For those who remember their multiplication tables, that means exactly five weeks to surgery.

Sorry for the delay since my last post, but I had promised you some information on post-op non-weight-bearing aids that I am looking at, and I've spent the last few days getting some initial experience with two of them.

First, crutches. As I mentioned in an earlier post, quite early on I discarded the possible option of underarm crutches partly because they seem to give many people a lot of underarm pain, and also because they are very unwieldy.

So, I focused on forearm crutches, but again my research told me that many people had issues as a result of most of the weight being focused on the hands, resulting in callouses or worse. As part of the research, I cam across  a new(ish) design of forearm crutch called "smartCRUTCH". Essentially these have an additional component in the forearm design, in the form of a "rest" or "platform" for the forearm, which can be rotated through almost ninety degrees. The theory is that you can start on these crutches with most of the weight being taken (conventionally) on the hands but, as you gain experience and confidence, you can rotate the forearm platform from near vertical gradually towards the horizontal, thus enabling you to take more and more weight distributed along the forearm rather than almost wholly on the hands.

I must say that getting used to using these crutches, even just in the conventional vertical position, has proved more challenging than I anticipated, especially in graduating to a decent "stride" length. I think I've finally got the hang of it, though this has taken much longer than I had assumed, so over the next few weeks I will start to take advantage of the unique design of these crutches and distribute my weight more evenly across my forearms.

The other aid that I have decided to try out is perhaps even less well known than the smartCRUTCH. It is a "handsfree" crutch, if that doesn't sound like an oxymoron. It's probably more accurately (or more understandably) described as a knee crutch, and essentially involves creating a peg-leg, a la Long John Silver.

The product is called the "iWALK2", and it's probably easier if you look at their website - - to see a description and a diagram. Essentially you bend the knee of your affected foot at right angles and then strap on a false lower leg!

Even more than the smartCRUTCH, this product requires very careful assembly (good instructions in both cases) and, particularly, very careful fitting to tailor it exactly to you as an individual. I am quite methodical and meticulous, and so others might well beat the two hours I took over the assembly and fitting, but at the end I actually, despite the odd feeling and all the straps, felt quite comfortable that I had succeeded in achieving a very good fit.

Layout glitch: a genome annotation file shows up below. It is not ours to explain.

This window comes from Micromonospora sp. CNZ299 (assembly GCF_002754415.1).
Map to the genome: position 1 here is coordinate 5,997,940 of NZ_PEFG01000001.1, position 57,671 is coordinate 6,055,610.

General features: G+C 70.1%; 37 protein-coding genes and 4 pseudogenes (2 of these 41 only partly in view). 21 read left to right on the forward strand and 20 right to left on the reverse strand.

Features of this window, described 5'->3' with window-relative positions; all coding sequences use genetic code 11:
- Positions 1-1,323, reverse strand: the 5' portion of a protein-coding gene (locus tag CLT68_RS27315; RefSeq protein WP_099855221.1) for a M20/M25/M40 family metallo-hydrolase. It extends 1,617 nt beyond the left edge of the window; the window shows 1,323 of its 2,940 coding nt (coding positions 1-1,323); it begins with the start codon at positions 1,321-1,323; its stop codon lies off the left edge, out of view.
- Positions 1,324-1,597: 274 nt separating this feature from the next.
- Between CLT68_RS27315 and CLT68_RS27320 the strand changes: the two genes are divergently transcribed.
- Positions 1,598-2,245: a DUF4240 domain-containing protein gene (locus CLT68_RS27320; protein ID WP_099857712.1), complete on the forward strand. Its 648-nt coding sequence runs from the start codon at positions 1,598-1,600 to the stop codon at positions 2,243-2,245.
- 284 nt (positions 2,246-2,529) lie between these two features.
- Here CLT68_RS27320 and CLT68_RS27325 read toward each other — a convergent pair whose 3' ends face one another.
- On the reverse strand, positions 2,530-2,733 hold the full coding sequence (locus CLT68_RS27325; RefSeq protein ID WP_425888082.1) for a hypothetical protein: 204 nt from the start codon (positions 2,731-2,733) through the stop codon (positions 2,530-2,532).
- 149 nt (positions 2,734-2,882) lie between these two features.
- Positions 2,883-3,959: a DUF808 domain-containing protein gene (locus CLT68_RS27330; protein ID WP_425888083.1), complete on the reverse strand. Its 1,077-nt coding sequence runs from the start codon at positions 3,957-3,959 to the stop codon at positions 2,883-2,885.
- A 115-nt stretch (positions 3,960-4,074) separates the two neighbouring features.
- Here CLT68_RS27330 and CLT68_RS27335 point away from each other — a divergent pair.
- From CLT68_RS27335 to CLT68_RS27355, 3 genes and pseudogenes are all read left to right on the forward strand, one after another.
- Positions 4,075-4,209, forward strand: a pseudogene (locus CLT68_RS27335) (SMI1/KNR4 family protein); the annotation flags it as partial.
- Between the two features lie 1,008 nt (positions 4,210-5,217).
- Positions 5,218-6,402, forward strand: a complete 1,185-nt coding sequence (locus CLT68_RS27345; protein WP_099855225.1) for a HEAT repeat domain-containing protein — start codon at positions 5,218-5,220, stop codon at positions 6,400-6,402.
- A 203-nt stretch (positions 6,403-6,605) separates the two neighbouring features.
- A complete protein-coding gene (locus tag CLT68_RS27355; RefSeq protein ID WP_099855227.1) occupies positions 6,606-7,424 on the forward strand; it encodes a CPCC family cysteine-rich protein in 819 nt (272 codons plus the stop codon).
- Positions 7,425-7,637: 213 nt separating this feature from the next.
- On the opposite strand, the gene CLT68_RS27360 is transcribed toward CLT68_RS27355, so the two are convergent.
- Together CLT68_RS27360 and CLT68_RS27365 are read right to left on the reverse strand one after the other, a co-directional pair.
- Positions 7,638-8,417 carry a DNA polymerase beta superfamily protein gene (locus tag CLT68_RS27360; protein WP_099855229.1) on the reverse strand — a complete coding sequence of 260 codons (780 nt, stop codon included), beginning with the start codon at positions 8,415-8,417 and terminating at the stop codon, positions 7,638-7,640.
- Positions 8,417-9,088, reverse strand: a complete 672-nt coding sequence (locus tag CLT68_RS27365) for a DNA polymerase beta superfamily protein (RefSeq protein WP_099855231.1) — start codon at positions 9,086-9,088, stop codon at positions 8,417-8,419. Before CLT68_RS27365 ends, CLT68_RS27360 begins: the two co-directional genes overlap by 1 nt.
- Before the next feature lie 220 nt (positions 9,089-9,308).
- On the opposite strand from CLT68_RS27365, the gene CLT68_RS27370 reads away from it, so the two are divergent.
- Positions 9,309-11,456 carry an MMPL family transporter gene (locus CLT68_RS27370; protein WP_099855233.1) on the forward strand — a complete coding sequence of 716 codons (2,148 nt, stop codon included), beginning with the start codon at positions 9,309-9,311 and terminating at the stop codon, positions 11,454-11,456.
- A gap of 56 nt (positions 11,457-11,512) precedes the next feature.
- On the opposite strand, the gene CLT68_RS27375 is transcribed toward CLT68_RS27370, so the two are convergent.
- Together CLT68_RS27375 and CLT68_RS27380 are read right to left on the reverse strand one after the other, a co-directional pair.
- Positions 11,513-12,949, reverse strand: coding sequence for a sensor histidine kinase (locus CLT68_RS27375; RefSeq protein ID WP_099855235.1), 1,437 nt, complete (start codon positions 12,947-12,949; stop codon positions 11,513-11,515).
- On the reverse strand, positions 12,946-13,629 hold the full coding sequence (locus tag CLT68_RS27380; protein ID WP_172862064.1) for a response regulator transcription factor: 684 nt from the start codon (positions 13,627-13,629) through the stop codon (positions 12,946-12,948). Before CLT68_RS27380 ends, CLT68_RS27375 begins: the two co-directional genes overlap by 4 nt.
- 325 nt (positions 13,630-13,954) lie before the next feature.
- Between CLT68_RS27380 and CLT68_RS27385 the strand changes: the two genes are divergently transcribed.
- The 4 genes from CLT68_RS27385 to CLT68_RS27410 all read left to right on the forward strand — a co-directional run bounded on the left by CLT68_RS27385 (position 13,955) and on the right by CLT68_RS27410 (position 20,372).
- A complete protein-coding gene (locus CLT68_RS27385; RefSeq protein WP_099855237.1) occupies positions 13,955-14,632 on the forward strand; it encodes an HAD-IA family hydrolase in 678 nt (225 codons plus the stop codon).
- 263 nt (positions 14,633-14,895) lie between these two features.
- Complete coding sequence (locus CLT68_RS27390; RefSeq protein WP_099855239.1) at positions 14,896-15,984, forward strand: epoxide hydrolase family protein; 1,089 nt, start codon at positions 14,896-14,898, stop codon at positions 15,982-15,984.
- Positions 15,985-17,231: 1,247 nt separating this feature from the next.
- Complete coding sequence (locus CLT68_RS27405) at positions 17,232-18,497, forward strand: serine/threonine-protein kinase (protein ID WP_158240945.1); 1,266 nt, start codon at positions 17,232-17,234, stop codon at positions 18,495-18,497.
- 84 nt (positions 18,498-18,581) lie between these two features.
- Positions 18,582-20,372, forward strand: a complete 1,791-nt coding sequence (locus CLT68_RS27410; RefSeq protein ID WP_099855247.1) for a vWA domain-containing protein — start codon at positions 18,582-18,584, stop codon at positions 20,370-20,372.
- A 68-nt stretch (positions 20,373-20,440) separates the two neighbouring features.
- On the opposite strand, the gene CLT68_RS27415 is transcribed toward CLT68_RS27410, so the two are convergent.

I think that then translated into my surprisingly easy introduction to actually using my "peg" leg - as soon as I summoned the confidence to let go of the wall, I found I was able to walk comfortably and with a lot of security and stability within a very short space of time. Within fifteen minutes, I was walking almost naturally and with great confidence. My only reservation is that I suspect that comfort may become an issue once I start to use it for extended periods of time, but I'll let you know about that as I increase my practice distance for both the smartCRUTCH and the peg-leg over the next two or three weeks.

The third item I am intending to use post-op is a knee-scooter which is pretty much as its name suggests - you rest your operated leg (knee) on a four-wheeled scooter with a raised platform, and use the good leg to scoot yourself along. The scooter is expensive to purchase, so I shall be hiring one immediately after my surgery, so I won't be able to give you feedback on that until later, but my guess is that that will be the easiest of the three to use.

I suspect that each of these three methods is going to have its strengths and weaknesses in specific situations (e.g. I can't imagine wanting to strap on the peg leg just to use the bathroom in the middle of the night), so hopefully I can tell you about my own experiences with each of them, and perhaps nominate a "best buy" in the event that you decide, or have to, opt for just one.

In the next post I'll update you on progress with the crutches, and also give you a bit more detail on the gym (and other) work I'm doing to prepare for the operation and its aftermath.

I'll close this post by hinting that you may soon be able to see me in glorious technicolour!! 

More will be revealed in posts to come, so make sure you keep reading the posts, and pleeaaassse give me some feedback on whether you're finding this useful, even if it's just by "liking" the post.

Thanks - see you soon.